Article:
Page count: 418 pages
Series: The idea of evolution
Original price: 4500 Ft
This is the first book to collate and synthesize the recent burgeoning primary research literature on dog behaviour, evolution, and cognition. The author presents a new ecological approach to the understanding of dog behaviour, demonstrating how dogs can be the subject of rigorous and productive scientific study without the need to confine them to a laboratory environment.
Dog Behaviour, Evolution, and Cognition starts with an overview of the conceptual and methodological issues associated with the study of the dog, followed by a brief description of their role in human society-almost a third of human families share their daily life with the dog! An evolutionary perspective is then introduced with a summary of current research into the process of domestication. The central part of the book is devoted to issues relating to the cognitive aspects of behaviour which have received particular attention in recent years from both psychologists and ethologists. The book's final chapters introduce the reader to many novel approaches todog behaviour, set in the context of behavioural development and genetics.
Directions for future research are highlighted throughout the text which also incorporates links to human and primate research by drawing on homologies and analogies in both evolution and behaviour. The book will therefore be of relevance and use to anyone with an interest in behavioural ecology including graduate students of animal behaviour and cognition.
This book is about the biological study of dog behaviour, based on the programme summarized so clearly by Tinbergen in 1963. He, Lorenz and others have always pointed out that the main contribution of ethology is the biological analysis of animal behaviour based on observations in nature. Unfortunately, however, only a handful of mainstream ethologists have applied theseconcepts to dog behaviour. In contrast to sticklebacks, honeybees or chimpanzees, not to mention a few tens of other species, dogs received relatively little attention from ethologists or comparative psychologists. It seems that these creatures ('man's best friends') have somehow become outcasts from mainstream science, for reasons that are not obviously clear but which may be guessed. Dogs are often referred to as 'artificial animals', probably because their history of being 'domesticated'. Here the image is that of a 'savage' stealing a wolf cub from its mother (e.g. Lorenz 1954), which then 'became' dog after many years and generations in the hands of humans. Today most researchers disagree with this simplistic view of dog domestication (e.g. Herre and Rohrs 1990), and it is much less clear on what grounds the evolution of such 'real' and 'artificial' animals can be differentiated.The kind of goal-directed selective breeding implied by the category of 'artificial animal' probably started much later than has been assumed. Logically, an 'artificial animal' cannot have a natural environment, so in order to allow the dog into the club of 'real' animals we would have to find a natural environment for it (Chapter 3, p. 42).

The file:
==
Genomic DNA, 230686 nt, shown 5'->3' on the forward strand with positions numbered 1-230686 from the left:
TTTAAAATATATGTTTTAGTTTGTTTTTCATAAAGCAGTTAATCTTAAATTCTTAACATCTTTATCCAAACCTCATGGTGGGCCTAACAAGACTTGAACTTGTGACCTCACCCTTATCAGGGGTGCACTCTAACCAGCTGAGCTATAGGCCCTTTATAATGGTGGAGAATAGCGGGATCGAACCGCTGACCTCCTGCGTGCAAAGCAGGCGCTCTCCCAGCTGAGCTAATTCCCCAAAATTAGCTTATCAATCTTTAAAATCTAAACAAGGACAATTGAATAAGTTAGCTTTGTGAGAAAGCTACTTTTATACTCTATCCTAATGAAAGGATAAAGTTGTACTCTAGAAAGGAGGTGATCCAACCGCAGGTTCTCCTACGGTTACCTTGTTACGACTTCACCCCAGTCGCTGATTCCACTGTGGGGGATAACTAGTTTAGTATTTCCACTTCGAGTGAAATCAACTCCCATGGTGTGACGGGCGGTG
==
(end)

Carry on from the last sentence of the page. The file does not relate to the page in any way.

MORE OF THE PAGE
The study of dogs did not fit well with the increasing influence of behavioural ecology, which was partially initiated by the call for a more functional approach to behaviour by Tinbergen (1963). Obviously, dogs are not the best candidates for studying survival in nature, mainly because most present-day dogs live with humans and have access to vets, and we do our best to save our companions from the challenges of nature. In this sense dogs can be regarded as being special (but not necessarily 'artificial'). More surprisingly, interest in the study of dogs
did not emerge with the cognitive revolution in ethology. Griffin (1984), one of the initiators of this movement, seems to have carefully avoided reference to dogs in most of his works on this subject. We are introduced to miraculous behaviour of ants, starlings or dolphins, which we look at with admiration, but similar behaviour in dogs is often regarded as suspicious. To some extent this attitude is understandable, as early workers were often tricked by so called 'dog artists' who showed remarkable skills for 'talking' or 'counting' (e.g. Pfungst 1912, Grzimek 1940-41). (Figure 1.1) After it was found out that such apparently clever behaviour could be explained by the dog responding to minute bodily cues produced either consciously or unconsciously by the owner or trainer (the Clever Hans effect, see Pfungst 1907 and Chapter 2.5, p. 37), dogs were banished from laboratories for being unreliable subjects. However, it seems that dogs are showing signs of making a real comeback. Ethologists, comparative psychologists, and many others are now working hard to find a place for dogs in the biological study of behaviour. This is difficult, but the steep increase in research papers over the last 10 years already shows the fruit of this work. Thus there is every chance that dog ethology will revive.